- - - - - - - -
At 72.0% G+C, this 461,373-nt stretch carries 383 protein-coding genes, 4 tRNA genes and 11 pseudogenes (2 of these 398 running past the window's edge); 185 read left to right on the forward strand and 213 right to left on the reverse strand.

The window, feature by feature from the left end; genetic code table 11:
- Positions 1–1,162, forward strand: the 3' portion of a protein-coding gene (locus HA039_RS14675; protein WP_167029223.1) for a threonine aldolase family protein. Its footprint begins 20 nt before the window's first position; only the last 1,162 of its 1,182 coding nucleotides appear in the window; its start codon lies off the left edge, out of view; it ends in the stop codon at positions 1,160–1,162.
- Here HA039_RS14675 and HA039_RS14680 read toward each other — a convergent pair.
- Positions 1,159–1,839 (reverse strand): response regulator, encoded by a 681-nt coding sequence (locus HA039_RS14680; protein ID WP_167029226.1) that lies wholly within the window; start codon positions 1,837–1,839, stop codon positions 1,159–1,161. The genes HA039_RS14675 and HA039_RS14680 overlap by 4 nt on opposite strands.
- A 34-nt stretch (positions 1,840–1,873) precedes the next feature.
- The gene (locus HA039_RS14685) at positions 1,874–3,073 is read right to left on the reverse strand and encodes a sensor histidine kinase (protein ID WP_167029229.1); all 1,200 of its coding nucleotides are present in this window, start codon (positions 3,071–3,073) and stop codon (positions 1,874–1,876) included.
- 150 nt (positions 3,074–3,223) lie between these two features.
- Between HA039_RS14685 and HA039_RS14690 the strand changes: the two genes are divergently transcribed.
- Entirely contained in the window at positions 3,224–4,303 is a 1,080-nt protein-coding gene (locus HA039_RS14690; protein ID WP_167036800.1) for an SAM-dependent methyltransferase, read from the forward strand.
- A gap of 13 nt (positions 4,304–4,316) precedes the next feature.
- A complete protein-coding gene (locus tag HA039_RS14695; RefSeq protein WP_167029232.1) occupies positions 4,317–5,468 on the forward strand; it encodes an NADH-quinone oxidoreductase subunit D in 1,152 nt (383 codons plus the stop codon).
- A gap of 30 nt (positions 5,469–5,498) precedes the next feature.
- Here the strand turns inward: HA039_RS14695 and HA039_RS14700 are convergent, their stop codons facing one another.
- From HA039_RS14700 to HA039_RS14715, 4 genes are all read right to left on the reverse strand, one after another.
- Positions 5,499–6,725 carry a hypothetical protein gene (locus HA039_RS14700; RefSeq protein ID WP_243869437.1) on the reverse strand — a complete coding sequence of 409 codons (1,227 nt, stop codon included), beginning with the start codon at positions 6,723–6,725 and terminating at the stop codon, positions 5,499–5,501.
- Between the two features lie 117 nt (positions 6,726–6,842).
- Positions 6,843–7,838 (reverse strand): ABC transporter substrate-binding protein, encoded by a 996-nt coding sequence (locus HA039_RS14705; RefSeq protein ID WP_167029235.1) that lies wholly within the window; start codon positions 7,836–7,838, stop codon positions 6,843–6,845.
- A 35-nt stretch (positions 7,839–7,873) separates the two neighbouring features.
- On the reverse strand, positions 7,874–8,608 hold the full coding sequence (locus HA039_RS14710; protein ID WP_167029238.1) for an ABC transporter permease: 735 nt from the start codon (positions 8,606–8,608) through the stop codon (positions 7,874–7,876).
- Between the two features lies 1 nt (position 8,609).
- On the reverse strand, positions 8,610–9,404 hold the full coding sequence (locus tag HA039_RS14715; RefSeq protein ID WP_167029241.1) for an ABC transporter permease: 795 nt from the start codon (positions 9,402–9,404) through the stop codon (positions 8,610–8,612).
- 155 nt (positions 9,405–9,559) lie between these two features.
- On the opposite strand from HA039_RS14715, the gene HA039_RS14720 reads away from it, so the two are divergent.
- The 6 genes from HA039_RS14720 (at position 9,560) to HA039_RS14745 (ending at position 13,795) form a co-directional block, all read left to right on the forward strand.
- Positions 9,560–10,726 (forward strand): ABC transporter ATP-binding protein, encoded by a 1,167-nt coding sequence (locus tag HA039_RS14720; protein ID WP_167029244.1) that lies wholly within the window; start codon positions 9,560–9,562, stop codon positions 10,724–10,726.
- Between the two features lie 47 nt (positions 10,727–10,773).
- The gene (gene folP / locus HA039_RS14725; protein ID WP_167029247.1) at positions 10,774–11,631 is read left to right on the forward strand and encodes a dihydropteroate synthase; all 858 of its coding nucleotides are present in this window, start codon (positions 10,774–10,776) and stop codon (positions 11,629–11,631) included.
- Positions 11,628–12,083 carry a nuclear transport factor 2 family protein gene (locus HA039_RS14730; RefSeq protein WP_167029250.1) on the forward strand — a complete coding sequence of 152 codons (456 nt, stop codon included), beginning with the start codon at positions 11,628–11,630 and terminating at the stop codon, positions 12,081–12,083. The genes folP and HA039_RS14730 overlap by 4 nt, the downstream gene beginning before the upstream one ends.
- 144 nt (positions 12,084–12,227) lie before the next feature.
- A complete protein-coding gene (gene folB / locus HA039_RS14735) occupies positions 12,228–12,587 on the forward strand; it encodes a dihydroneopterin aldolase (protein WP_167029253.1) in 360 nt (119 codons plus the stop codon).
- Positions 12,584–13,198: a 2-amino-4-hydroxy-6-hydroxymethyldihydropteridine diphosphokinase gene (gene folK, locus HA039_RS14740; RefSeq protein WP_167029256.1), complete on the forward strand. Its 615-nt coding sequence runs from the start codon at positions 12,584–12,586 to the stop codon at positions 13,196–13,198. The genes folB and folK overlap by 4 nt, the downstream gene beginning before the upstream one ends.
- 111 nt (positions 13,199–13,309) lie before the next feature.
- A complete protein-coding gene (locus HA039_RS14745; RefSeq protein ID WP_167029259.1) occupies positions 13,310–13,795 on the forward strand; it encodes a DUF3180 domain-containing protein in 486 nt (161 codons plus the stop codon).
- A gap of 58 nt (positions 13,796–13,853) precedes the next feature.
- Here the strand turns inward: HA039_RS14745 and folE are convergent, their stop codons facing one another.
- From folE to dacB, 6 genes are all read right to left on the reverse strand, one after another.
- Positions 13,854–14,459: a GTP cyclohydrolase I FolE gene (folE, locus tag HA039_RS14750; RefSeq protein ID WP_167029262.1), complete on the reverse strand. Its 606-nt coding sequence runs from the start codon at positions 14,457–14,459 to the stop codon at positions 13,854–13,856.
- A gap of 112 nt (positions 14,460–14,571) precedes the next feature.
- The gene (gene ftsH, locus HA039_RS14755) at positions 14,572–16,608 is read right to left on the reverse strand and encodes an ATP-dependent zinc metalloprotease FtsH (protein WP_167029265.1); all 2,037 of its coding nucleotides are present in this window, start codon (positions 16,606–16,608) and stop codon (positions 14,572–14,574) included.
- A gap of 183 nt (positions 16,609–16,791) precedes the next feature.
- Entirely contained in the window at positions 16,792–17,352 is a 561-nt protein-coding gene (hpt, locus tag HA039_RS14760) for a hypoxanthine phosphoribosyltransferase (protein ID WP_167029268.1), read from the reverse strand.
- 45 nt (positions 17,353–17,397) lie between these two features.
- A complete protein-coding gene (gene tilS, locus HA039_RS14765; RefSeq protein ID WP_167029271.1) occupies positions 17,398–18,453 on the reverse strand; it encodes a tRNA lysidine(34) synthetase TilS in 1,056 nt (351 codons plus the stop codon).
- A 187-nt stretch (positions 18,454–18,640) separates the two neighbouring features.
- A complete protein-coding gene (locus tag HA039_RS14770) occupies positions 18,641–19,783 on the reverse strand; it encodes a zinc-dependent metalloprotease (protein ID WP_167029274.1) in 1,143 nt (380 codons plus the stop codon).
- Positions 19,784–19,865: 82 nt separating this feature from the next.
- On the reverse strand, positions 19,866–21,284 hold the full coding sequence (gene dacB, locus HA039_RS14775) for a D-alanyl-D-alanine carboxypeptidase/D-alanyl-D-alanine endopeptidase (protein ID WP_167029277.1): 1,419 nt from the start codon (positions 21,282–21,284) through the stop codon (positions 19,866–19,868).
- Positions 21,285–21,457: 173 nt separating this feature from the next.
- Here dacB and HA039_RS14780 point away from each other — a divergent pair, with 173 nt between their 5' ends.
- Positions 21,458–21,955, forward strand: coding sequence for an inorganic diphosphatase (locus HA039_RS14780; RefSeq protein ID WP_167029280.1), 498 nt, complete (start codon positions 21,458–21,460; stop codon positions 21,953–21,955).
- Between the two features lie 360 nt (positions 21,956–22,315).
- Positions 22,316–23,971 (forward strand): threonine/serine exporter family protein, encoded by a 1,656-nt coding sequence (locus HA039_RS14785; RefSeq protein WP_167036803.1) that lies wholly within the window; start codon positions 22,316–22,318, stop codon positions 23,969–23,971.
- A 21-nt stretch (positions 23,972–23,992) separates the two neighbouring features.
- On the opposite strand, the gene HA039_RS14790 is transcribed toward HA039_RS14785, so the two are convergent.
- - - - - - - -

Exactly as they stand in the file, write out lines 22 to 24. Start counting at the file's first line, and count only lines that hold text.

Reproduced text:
- On the reverse strand, positions 8,610–9,404 hold the full coding sequence (locus tag HA039_RS14715; RefSeq protein ID WP_167029241.1) for an ABC transporter permease: 795 nt from the start codon (positions 9,402–9,404) through the stop codon (positions 8,610–8,612).
- 155 nt (positions 9,405–9,559) lie between these two features.
- On the opposite strand from HA039_RS14715, the gene HA039_RS14720 reads away from it, so the two are divergent.